The research group Brain-machine interfaces (BMI) deals with the development and improvement of the central components of BMIs. A BMI is defined as a device which analyzes signals from the brain and converts the contained information into control commands for external applications to represent the user's intentions this way. A BMI is a communication system which is not dependent on the usual exit paths of the brain, i.e. the peripheral nerves and muscles. It replaces the function of nerves and muscles - and the changes they cause - through electrophysiological signals and the hardware and software required for the processing.
In the area of data collection, there are different priorities within the research group: The AP 1 "microelectrode array" deals with developing a bio- and MR-compatible, minimally invasive implantable microelectrode array. Hereby, High-quality signals should be acquired and the exposure of the patient should drastically be reduced towards the conventional electrode grid implantation. To guarantee the best possible signal acquisition the optimal placement of the electrodes is fundamental.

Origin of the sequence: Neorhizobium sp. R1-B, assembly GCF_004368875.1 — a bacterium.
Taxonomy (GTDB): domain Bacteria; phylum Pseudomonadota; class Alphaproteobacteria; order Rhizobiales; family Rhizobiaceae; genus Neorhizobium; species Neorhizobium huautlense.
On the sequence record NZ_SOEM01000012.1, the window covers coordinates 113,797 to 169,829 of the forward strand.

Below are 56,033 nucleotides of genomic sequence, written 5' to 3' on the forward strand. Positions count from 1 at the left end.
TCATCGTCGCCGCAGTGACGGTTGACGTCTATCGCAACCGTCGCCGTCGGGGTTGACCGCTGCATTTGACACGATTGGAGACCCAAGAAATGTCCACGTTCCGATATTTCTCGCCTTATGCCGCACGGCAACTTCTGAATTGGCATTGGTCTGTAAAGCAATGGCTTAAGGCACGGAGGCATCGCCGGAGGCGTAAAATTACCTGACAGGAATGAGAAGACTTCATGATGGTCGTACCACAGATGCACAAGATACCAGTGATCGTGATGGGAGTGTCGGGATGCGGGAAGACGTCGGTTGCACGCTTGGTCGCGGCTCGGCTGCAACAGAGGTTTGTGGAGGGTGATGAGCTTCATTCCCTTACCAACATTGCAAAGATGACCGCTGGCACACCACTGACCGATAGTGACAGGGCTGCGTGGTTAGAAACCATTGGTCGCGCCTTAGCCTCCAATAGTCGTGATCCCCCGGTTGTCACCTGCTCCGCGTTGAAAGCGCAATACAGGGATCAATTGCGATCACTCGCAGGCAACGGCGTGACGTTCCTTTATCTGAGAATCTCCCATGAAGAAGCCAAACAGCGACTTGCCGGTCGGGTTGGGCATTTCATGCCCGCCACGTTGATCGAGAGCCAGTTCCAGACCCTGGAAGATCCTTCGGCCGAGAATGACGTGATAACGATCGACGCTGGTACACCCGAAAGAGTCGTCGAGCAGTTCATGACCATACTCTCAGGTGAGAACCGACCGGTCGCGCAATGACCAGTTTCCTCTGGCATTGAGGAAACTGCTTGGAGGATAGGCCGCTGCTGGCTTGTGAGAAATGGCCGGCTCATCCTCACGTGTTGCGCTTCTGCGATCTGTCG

The methods needed for this purpose are examined in AP 2 "surgical planning and selection process". The central interface between data acquisition and appliance control describes the signal processing. The aim is to reliably and solidly detect the intentions of the patient from the measured brain signals.
The AP 3 "signal analysis, classification" deals with the adjustment and optimization of existing algorithms as well as particularly with the development of new methods for the classification of signals. One research focus is on the Hidden Markov Models which are known from voice recognition.
In AP 4 "in-ear BMI" a miniaturized system is developed for the detection of brain activity with in-ear electrodes. Due to the holistic concept, from electrode conception to measuring electronics and the implementation of a matching smart phone environment, the AP 4 bends a practical bow over the majority of the issues arising in the course of BMIs.
Dr. Christoph Reichert
FG Brain-Machine-Interfaces (BMI)
ExFa Raum 4.09